When I was home in the city, I saw urban gardens full of non-native and invasive plants. I wondered, why aren’t more people growing native plants and edibles in their gardens? I saw a lot of potential for these urban garden spaces to be filled with native plants, pollinators, and wildlife. That is what compelled me to put my plant knowledge to good use and start Purple Garden, a garden design business.

Native plants are also adapted to the climate they evolved in, which makes them less likely to require irrigation. Some of my favorite easy to grow Northwest natives include: Douglas hawthorn, blue blossom, vine maple, mock orange, highbush cranberry, Indian plum, salal, vine maple, evergreen huckleberry, red flowering current, black twinberry, snowberry, evergreen huckleberry, Oregon grape, alumroot, Cardwell’s penstemmon, piggy-back plant, wild ginger, white yarrow, deer fern, checker mallow, sword fern, and trillium.

To learn more about native plants, check local web sites for information on native plant sales in your area. You can typically buy plants for much less than retail prices. In the Portland Metro area, contact the East Multnomah Soil and Water Conservation District, Backyard Habitat Program for information on their spring/fall native plant sales.

Stinging Nettles

FH050005March is Stinging Nettle Harvest Time

So why isn’t everyone growing stinging nettles? Maybe because they deliver an unpleasant sting when they come into contact with your skin. These plants have tiny little hairs on them that contain formic acid. This is the same chemical those pesky red fire ants that roam around the sands of the southeastern United States contain.

Nettles do not sting when they are cooked, steeped in teas, or dried. Nettles are rich in iron, calcium, Vitamin C, potassium, magnesium, manganese, zinc, chromium, flavonoids, histamine, and serotonin. These plants help to alleviate the symptoms of seasonal allergies. Since I have been drinking nettle tea for the past 9 years, I have been able to eliminate the need for allergy medication. The only side effect of consuming nettles is a mild diuretic effect, so don’t drink right before bed.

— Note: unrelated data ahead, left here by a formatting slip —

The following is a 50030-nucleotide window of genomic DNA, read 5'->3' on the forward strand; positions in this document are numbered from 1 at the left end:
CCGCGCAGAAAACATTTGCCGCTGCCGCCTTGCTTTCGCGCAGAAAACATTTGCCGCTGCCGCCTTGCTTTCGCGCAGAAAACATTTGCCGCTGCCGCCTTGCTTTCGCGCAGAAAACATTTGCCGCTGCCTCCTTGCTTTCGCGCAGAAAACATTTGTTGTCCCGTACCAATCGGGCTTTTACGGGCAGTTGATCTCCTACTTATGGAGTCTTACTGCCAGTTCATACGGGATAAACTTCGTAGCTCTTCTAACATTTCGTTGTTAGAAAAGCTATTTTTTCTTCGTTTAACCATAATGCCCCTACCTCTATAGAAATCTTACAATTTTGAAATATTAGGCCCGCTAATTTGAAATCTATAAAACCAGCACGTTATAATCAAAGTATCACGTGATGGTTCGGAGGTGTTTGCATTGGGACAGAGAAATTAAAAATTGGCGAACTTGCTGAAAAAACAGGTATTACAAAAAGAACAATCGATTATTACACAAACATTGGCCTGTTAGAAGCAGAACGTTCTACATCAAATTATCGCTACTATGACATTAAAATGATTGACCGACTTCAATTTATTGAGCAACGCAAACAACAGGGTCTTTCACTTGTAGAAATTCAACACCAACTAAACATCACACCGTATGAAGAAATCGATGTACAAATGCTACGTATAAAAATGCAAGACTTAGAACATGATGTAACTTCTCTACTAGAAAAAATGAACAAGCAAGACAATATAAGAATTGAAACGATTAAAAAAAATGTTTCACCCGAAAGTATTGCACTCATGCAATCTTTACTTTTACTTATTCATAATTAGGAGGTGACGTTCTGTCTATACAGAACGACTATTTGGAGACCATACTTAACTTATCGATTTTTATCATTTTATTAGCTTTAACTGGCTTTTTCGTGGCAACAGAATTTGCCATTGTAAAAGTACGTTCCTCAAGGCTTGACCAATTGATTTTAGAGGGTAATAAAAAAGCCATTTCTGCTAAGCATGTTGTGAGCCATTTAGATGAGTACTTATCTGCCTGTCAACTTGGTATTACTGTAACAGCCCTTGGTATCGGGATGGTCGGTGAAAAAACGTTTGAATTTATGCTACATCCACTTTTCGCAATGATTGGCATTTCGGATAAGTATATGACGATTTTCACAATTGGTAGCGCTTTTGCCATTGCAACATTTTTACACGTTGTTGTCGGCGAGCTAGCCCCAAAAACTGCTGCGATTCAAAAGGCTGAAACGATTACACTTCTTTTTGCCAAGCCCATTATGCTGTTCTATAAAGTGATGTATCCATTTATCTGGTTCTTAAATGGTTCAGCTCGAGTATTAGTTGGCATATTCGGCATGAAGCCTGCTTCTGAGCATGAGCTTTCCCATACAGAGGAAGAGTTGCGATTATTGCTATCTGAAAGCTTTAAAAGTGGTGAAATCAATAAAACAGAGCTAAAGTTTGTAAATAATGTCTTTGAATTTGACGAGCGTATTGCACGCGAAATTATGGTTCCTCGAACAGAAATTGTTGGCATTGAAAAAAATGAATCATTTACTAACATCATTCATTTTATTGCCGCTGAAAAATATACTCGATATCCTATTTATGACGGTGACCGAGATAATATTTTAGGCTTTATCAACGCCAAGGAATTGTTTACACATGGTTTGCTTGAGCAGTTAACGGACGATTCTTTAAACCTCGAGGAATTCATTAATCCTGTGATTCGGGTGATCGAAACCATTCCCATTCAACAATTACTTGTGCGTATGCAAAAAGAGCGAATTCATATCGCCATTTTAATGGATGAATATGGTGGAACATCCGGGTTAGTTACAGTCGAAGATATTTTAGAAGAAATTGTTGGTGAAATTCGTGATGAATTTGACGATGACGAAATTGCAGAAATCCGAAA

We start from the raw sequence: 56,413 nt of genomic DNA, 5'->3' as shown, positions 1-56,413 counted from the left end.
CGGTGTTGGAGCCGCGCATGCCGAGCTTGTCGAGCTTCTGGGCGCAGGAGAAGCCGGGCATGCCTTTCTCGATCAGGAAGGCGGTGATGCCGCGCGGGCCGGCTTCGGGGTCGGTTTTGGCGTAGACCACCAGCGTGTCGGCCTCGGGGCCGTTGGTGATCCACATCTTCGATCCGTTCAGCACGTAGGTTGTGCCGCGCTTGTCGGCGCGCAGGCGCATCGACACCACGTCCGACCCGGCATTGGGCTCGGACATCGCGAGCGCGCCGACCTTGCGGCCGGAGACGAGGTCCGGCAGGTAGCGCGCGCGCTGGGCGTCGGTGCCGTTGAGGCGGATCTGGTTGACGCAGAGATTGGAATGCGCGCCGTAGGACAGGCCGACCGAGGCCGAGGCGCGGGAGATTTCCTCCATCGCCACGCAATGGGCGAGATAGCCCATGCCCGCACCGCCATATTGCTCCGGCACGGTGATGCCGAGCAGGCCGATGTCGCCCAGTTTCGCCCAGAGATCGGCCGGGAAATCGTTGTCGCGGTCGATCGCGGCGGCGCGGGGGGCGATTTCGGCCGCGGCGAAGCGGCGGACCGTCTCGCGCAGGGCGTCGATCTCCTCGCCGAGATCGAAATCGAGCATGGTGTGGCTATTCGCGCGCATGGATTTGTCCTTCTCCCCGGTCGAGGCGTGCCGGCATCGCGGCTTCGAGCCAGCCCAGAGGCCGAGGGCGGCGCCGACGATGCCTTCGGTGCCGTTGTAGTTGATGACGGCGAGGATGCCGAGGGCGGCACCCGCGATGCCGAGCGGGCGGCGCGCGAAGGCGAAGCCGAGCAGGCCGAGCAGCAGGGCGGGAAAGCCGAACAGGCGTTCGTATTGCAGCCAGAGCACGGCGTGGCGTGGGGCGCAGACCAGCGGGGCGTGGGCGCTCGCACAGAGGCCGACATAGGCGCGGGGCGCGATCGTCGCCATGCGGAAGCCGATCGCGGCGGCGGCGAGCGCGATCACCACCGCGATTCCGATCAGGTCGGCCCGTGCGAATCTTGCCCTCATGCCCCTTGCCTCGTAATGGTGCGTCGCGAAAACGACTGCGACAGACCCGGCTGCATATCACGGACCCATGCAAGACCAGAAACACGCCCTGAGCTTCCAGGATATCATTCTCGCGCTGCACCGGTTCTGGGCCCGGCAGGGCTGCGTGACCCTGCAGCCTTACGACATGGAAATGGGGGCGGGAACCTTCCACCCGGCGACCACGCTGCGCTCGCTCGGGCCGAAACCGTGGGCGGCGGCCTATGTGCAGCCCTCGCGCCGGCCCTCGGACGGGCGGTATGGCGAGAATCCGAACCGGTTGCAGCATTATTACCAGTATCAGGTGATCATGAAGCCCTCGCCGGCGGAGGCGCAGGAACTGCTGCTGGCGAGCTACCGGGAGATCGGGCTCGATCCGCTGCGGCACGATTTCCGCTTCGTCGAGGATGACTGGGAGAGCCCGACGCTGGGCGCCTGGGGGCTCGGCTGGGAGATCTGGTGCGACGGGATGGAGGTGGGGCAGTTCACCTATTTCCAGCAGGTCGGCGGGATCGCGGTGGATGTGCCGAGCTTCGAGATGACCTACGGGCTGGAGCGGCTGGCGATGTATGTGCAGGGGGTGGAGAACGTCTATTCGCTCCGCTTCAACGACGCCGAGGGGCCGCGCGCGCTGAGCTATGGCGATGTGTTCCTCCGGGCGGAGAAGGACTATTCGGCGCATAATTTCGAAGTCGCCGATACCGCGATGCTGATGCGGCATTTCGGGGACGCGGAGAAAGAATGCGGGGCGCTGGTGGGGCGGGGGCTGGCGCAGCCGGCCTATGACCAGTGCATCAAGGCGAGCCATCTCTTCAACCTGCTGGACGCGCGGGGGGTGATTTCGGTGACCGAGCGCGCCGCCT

You can make nettle tea, nettle spinach pie, or saute them in a little olive oil and tamari sauce. This plant is not only beautiful in the garden, but the birds love to eat the seeds they produce in the late spring.

If you decide to harvest stinging nettles, you must do so before they begin to flower, which is typically in late spring. Once the plants flower, their chemistry changes and they form calcium concretions, which can be harmful to the urinary tract. Don’t forget to take a pair of gloves.

Painting by Amy Ponteri

Painting by Amy Ponteri

Winter in the Garden

It rarely snows in Portland. When it does, the city goes into hibernation, which is good because it keeps people off the roads. It is beautiful to see snow in the landscape. Snow on trees and shrubs really highlight a plant’s form and structure. This Northwest Oregon grape looks beautiful covered in snow.

Oregon grape is one of my favorite Northwest natives. It is hardy, drought tolerant and looks great in the garden year-round. It is one of the first native shrubs to flower, which is a favorite food of hummingbirds.

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My main focus in the garden in winter is providing food for birds. I always hang a bird feeder, which is frequented by black-capped chickadees. Today, I saw an Anna’s hummingbird in the garden. I think he was trying to figure out why the sugar water in the hummingbird feeder was frozen. Poor thing, he will have a wait until it thaws.

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Hummingbird photo taken by Craig Tumer